• Arul.A et al Int. Journal of Engineering Research and Application ISSN : 2248-9622, Vol. 3, Issue 6, Nov-Dec 2013, pp.581-586 Fig 8. MPPT output for voltage and current (SF is active) www.ijera.com energy in above varies system are storage in to battery. The two directions inverter acts as a switch of PV solar farm is using a battery charger especially during the late-night to charge the batteries and energy would be storage. The proposed method introduced concept of indirect feeder link paths to regulate the voltage control is presented in which the voltage level increase, automatically the extensive amount of reverse power flow from WF is controlled by utilizing the solar farm inverter to charge the batteries and storage the power. The proposed system was simulated using Simulink blocks in MATLAB. Simulation results verify the achievement and efficiency of the proposed approach to regulate the feeder voltage by exchanging real active power through the storage batteries. In future work, the proposed approach will be expanded for a medium voltage large scale PV Solar- wind farm power based distribution system. This paper strategy implies operating PV solar plant and wind farm as a distributed generator [providing megawatts (MW)] and ancillary services provider at day time. REFERENCES [1] [2] Fig 09. Regulate grid voltage [3] [4] [5] Fig 10. Output voltage at 150KVA (Battery storage of active power). VII. CONCLUSIONS In this Paper combination of Photovoltaic solar farm and wind energy conversion system (WECS) based to distributed the production of www.ijera.com [6] Renewables 2007 Global Status Report. Available: http://www.ren21.net/pdf/RE2007_Global_St atus_Report.pdf Global Trends in Sustainable Energy Investment 2007: Analysis of Trends and Issues in the Financing of Renewable Energy and Energy Efficiency in OECD and Developing countries. Available: http://sefi.unep.org/fileadmin/media/sefi/docs /publications/SEFI_Investment_Report_2007 .pdf Arai, J., Iba, K., Funabashi, T., Nakanishi, Y., Koyanagi, K. and Yokoyama, R., ―Power electronics and its applications to renewable energy in Japan,‖ Circuits and Systems Magazine, IEEE, vol. 8, issue 3, pp. 52-66, third quarter, 2008. Tan, K. and Islam, S., ―Optimum control strategies in energy conversion of PMSG wind turbine system without mechanical sensors,‖ IEEE Trans. on Energy Conversion, vol. 19, issue 2, pp. 392-399, Jun. 2004. Wei Li and Joos, G., ―Comparison of Energy Storage System Technologies and Configurations in a Wind Farm,‖ Power Electronics Specialists Conference, 2007. PESC 2007. IEEE, pp.1280-1285, 17-21, June 2007. Rajiv k. Varma,Vinod Khadkikar, and Ravi seethapathy, Night Time application of PV solar Farm as STATCOM to Regulate Grid voltage, IEEE Transactions on energy conversion, vol. 24, pp. 983-985, December 2009. 585 | P a g e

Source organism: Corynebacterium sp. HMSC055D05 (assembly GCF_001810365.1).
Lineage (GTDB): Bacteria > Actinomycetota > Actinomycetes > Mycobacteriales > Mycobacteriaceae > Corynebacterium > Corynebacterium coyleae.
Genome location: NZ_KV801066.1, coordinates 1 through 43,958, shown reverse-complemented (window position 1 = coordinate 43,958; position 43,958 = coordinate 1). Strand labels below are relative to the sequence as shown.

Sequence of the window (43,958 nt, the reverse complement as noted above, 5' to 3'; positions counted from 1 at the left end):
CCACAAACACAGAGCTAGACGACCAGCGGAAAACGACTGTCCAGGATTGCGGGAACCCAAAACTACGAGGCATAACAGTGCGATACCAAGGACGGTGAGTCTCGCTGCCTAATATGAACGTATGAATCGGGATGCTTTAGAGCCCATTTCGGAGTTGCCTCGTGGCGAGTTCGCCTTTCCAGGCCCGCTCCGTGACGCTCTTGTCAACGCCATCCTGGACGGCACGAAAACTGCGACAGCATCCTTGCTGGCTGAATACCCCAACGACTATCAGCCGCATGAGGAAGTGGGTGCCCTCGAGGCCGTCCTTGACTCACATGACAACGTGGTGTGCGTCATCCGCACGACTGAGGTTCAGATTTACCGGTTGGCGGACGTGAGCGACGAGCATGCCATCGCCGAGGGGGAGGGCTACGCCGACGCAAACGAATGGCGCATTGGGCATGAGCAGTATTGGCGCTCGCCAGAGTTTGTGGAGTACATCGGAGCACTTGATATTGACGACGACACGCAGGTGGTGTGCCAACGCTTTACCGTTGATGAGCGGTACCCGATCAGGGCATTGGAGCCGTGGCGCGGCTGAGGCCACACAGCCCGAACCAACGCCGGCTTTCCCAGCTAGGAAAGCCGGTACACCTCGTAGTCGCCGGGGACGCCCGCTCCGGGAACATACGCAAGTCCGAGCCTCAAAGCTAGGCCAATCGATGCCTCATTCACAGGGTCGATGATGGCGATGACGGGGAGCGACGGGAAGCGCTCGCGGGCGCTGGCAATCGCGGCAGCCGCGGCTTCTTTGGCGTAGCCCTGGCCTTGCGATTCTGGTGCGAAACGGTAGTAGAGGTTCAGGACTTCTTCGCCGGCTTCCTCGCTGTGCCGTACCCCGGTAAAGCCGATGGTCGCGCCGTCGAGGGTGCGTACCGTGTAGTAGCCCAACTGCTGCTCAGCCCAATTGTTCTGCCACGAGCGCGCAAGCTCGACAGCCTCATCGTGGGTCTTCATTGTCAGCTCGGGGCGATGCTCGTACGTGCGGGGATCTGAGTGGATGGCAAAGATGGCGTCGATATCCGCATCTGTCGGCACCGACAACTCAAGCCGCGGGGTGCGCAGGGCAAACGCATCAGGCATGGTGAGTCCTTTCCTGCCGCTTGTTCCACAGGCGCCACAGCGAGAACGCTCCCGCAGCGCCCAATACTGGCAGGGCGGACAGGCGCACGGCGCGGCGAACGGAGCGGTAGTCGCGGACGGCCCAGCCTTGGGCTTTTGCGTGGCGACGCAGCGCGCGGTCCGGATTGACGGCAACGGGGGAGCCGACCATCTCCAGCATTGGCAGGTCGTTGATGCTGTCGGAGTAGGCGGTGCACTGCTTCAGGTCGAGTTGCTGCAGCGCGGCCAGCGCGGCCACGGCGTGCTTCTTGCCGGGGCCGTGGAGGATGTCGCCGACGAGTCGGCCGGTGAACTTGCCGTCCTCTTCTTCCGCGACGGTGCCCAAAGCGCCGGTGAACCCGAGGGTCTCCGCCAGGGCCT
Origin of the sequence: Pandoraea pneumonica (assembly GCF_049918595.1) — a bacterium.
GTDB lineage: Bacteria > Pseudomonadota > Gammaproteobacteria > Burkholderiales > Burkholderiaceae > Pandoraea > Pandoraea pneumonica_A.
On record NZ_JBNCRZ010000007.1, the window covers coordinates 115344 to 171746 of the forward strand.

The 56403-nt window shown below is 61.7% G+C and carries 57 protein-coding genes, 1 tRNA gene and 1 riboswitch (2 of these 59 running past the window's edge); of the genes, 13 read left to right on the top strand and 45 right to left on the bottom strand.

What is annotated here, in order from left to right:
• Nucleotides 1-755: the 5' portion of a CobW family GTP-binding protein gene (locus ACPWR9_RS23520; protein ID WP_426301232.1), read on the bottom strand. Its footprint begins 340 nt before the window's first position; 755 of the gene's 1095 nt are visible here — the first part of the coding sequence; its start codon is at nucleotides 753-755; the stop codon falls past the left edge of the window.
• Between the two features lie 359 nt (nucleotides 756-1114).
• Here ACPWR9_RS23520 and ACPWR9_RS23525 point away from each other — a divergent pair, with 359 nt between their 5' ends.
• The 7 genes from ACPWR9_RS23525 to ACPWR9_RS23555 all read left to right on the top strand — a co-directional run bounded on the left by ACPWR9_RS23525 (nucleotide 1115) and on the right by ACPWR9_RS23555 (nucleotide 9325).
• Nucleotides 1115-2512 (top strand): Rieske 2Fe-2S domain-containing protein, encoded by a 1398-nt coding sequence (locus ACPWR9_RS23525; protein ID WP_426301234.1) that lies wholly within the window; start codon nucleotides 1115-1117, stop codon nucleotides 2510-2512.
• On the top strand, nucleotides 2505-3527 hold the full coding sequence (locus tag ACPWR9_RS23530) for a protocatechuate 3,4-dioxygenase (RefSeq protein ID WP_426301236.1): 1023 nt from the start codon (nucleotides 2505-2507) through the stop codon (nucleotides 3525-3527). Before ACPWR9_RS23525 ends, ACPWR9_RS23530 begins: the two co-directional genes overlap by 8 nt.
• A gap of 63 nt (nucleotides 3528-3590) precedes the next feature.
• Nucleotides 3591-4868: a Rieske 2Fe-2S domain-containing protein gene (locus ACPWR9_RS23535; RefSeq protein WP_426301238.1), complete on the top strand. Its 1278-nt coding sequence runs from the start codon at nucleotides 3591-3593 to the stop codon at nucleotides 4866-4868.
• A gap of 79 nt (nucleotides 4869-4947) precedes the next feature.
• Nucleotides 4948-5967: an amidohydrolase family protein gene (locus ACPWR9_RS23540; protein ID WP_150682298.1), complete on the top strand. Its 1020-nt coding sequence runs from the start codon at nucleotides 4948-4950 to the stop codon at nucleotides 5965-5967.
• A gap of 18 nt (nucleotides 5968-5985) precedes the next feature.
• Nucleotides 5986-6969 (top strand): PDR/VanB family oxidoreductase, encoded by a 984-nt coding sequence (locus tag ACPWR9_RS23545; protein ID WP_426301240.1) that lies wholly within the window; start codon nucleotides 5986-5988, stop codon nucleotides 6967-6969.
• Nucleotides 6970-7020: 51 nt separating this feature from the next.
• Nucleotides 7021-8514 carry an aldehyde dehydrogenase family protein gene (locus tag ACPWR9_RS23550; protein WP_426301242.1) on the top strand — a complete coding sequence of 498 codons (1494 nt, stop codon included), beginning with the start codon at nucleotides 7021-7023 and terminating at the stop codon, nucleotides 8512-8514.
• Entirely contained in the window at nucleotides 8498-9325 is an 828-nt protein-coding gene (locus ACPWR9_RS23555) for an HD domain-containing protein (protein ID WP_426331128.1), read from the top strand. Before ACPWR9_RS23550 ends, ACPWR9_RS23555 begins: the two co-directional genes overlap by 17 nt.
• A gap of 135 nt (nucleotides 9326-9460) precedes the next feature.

• Arul.A et al Int. Journal of Engineering Research and Application ISSN : 2248-9622, Vol. 3, Issue 6, Nov-Dec 2013, pp.581-586 [7] [8] [9] [10] [11] www.ijera.com Rajiv k. Varma, Vinod Khadkikar, and Ravi Seethapathy, Grid voltage regulation utilizing storage batteries in PV solar – wind plant based Distributed Generation System,IEEE Electrical Power & Energy Conference, October 2009. Amirnaser Yazdani Prajna Paramita Dash, A Control Methodology and Characterization of Dynamics for a Photovoltaic (PV) System Interfaced with a Distribution Network, IEEE Transactions on power delivery, vol, 24, No. 3, pp.1538-1551 July 2009. B. Roberts, Capturing grid power, IEEE Power and Energy Mag., vol.7, no.4, pp. 3241, July-Aug. 2009. R. Fioravanti, V. Khoi, W. Stadlin, "Large-scale solutions," IEEE Power and Energy Mag., vol.7, no.4, pp.48-57, July-Aug. 2009. L. Wei and G. Joos, Comparison of Energy Storage System Technologies and Configurations in a Wind Farm, in Proc. IEEE Power Electr. Spec. Conf., 17-21Jun., 2007, pp. 1280-1285. www.ijera.com 586 | P a g e